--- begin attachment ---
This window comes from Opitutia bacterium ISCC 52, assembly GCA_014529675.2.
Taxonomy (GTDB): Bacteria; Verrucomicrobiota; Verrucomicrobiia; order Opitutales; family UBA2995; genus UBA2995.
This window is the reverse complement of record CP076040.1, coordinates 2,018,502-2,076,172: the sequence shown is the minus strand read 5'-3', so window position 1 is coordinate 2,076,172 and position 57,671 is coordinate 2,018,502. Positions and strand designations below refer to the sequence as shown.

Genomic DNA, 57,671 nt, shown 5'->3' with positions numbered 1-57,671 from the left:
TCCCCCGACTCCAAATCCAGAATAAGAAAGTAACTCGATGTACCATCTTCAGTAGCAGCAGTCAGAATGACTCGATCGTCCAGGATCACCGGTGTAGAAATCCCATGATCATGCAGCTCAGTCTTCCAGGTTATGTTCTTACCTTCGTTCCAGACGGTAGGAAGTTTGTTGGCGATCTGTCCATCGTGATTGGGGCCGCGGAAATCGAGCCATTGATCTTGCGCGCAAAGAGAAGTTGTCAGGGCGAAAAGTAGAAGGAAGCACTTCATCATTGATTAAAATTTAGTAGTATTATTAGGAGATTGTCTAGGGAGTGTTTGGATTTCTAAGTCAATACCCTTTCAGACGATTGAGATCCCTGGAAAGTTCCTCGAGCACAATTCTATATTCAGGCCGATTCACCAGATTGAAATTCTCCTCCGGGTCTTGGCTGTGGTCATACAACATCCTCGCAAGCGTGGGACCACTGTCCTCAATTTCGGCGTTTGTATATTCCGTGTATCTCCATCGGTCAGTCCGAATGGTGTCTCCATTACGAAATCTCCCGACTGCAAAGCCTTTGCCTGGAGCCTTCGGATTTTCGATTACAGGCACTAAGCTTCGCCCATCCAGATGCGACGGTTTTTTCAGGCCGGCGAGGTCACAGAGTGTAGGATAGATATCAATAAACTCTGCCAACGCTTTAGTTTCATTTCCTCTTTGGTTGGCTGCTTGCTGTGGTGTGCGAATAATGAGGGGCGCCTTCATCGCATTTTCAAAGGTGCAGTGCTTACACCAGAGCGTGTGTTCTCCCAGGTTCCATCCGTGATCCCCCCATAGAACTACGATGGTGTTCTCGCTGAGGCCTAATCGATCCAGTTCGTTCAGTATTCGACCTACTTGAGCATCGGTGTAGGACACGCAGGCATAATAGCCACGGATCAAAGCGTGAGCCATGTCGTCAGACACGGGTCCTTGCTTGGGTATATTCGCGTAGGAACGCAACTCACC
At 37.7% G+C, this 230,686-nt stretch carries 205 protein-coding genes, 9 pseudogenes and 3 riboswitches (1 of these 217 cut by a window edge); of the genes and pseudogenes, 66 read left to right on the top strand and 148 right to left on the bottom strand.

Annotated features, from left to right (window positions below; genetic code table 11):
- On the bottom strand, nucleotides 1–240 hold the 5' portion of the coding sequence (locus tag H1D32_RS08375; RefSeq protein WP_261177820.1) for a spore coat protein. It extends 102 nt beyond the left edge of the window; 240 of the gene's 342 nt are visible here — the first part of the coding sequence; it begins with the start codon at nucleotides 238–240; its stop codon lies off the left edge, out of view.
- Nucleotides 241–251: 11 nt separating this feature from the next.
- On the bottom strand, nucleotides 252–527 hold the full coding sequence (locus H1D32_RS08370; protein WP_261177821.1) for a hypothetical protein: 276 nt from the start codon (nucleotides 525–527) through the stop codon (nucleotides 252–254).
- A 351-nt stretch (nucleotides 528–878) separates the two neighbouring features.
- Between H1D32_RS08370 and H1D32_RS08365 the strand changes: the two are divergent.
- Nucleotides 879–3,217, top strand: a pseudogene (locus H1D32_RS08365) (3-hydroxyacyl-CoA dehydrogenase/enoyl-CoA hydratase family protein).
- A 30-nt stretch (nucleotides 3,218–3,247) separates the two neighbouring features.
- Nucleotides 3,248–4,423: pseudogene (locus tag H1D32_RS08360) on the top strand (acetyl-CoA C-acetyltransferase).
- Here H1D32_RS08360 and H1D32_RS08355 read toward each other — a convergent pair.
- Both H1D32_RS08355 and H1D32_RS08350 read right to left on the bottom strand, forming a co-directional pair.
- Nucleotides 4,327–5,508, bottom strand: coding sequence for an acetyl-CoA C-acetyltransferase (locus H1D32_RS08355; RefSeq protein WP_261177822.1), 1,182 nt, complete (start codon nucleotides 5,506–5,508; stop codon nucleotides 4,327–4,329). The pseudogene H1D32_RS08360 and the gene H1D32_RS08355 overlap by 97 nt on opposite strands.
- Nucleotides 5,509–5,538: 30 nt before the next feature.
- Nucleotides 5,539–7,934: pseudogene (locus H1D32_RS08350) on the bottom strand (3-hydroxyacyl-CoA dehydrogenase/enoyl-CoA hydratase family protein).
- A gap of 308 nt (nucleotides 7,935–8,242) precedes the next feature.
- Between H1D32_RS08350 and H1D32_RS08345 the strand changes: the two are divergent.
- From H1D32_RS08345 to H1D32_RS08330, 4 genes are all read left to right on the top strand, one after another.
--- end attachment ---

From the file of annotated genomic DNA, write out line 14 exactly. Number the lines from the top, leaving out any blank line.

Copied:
- A 30-nt stretch (nucleotides 3,218–3,247) separates the two neighbouring features.